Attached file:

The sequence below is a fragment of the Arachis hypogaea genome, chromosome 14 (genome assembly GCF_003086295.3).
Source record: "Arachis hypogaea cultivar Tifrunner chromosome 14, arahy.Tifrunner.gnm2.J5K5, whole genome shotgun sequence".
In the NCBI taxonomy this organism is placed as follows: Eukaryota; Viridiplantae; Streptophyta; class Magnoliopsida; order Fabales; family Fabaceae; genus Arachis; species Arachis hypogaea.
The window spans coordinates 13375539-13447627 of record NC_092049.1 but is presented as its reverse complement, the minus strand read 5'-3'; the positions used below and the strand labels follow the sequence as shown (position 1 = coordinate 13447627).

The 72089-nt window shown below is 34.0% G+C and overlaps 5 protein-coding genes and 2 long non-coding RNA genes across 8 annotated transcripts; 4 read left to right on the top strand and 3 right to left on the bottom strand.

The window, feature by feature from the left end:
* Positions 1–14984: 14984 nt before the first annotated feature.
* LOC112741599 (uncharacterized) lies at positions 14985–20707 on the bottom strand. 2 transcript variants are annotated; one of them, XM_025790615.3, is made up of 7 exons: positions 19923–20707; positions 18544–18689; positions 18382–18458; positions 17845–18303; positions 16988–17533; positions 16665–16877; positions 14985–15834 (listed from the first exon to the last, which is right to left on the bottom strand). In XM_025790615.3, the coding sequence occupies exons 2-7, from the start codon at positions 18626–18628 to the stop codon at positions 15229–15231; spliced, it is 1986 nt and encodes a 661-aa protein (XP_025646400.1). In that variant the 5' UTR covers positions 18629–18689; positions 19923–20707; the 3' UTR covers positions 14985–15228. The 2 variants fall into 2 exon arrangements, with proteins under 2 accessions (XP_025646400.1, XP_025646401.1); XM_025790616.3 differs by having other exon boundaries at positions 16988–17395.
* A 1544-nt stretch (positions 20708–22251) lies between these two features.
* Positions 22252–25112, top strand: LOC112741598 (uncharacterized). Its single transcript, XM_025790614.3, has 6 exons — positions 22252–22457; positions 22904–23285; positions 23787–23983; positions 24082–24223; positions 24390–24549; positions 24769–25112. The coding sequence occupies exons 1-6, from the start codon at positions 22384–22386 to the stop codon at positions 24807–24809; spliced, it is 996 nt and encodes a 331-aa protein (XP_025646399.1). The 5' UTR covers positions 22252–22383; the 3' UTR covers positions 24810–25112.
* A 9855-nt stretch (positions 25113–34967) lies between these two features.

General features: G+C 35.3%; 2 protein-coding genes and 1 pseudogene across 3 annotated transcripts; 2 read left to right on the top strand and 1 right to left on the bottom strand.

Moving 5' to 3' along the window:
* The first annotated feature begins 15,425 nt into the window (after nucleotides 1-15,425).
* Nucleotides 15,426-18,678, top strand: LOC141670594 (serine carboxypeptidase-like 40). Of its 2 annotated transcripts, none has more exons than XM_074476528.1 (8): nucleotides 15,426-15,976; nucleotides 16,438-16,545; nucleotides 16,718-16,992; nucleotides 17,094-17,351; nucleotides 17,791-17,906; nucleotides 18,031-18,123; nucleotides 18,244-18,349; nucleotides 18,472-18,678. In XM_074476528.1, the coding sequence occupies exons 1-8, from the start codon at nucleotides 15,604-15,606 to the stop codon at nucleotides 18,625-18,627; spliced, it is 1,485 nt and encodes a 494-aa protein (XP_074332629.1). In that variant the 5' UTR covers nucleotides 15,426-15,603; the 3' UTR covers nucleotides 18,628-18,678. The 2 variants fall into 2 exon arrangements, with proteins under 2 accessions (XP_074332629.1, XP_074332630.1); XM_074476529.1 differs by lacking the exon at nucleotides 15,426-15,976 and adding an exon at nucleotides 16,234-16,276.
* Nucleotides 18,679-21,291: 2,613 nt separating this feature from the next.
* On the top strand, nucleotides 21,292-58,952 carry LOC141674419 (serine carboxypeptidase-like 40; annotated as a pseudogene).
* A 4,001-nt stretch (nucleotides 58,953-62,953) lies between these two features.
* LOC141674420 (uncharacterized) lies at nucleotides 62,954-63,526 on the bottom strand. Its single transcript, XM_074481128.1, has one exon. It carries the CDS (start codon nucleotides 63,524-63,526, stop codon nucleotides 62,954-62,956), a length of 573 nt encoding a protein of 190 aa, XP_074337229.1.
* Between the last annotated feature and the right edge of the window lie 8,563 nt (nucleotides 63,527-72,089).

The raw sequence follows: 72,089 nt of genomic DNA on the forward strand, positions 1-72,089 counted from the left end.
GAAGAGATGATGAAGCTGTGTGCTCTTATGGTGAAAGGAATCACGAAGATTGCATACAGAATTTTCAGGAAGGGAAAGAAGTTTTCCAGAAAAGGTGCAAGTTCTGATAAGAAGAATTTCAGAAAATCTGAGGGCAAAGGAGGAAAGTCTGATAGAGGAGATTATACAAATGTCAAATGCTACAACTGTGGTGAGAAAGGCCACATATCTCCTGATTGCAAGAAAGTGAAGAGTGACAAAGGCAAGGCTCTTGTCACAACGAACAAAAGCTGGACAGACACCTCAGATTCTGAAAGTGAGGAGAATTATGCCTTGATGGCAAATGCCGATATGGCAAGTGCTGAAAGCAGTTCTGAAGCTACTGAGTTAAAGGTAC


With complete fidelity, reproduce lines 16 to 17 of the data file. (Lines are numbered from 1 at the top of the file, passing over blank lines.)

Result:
* Nucleotides 18,679-21,291: 2,613 nt separating this feature from the next.
* On the top strand, nucleotides 21,292-58,952 carry LOC141674419 (serine carboxypeptidase-like 40; annotated as a pseudogene).